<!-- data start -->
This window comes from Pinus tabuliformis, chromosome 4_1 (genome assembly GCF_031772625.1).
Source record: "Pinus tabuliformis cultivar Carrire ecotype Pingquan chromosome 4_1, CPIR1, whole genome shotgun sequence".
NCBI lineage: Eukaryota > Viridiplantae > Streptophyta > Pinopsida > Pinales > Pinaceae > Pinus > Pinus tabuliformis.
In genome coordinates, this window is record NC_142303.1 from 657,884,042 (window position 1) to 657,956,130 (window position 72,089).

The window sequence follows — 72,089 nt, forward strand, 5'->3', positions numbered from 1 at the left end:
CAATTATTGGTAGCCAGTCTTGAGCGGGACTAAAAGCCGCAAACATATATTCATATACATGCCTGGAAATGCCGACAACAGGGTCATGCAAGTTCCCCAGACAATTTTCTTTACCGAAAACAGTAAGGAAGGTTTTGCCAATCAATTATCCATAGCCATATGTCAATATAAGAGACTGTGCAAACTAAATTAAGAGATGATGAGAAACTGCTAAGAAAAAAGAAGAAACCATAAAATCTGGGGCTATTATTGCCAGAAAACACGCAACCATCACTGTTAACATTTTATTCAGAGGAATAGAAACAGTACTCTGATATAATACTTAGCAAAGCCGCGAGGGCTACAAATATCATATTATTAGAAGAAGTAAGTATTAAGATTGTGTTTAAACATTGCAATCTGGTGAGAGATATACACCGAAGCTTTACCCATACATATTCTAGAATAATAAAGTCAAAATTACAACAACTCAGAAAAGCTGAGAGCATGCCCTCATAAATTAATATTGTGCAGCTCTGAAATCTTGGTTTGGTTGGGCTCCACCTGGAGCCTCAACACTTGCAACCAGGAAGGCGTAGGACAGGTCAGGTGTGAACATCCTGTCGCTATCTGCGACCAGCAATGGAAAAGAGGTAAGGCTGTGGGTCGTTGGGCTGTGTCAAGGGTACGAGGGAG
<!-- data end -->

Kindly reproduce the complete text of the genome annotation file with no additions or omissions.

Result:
This window comes from Pinus tabuliformis, chromosome 4_1 (genome assembly GCF_031772625.1).
Source record: "Pinus tabuliformis cultivar Carrire ecotype Pingquan chromosome 4_1, CPIR1, whole genome shotgun sequence".
NCBI lineage: Eukaryota > Viridiplantae > Streptophyta > Pinopsida > Pinales > Pinaceae > Pinus > Pinus tabuliformis.
In genome coordinates, this window is record NC_142303.1 from 657,884,042 (window position 1) to 657,956,130 (window position 72,089).

The window sequence follows — 72,089 nt, forward strand, 5'->3', positions numbered from 1 at the left end:
CAATTATTGGTAGCCAGTCTTGAGCGGGACTAAAAGCCGCAAACATATATTCATATACATGCCTGGAAATGCCGACAACAGGGTCATGCAAGTTCCCCAGACAATTTTCTTTACCGAAAACAGTAAGGAAGGTTTTGCCAATCAATTATCCATAGCCATATGTCAATATAAGAGACTGTGCAAACTAAATTAAGAGATGATGAGAAACTGCTAAGAAAAAAGAAGAAACCATAAAATCTGGGGCTATTATTGCCAGAAAACACGCAACCATCACTGTTAACATTTTATTCAGAGGAATAGAAACAGTACTCTGATATAATACTTAGCAAAGCCGCGAGGGCTACAAATATCATATTATTAGAAGAAGTAAGTATTAAGATTGTGTTTAAACATTGCAATCTGGTGAGAGATATACACCGAAGCTTTACCCATACATATTCTAGAATAATAAAGTCAAAATTACAACAACTCAGAAAAGCTGAGAGCATGCCCTCATAAATTAATATTGTGCAGCTCTGAAATCTTGGTTTGGTTGGGCTCCACCTGGAGCCTCAACACTTGCAACCAGGAAGGCGTAGGACAGGTCAGGTGTGAACATCCTGTCGCTATCTGCGACCAGCAATGGAAAAGAGGTAAGGCTGTGGGTCGTTGGGCTGTGTCAAGGGTACGAGGGAG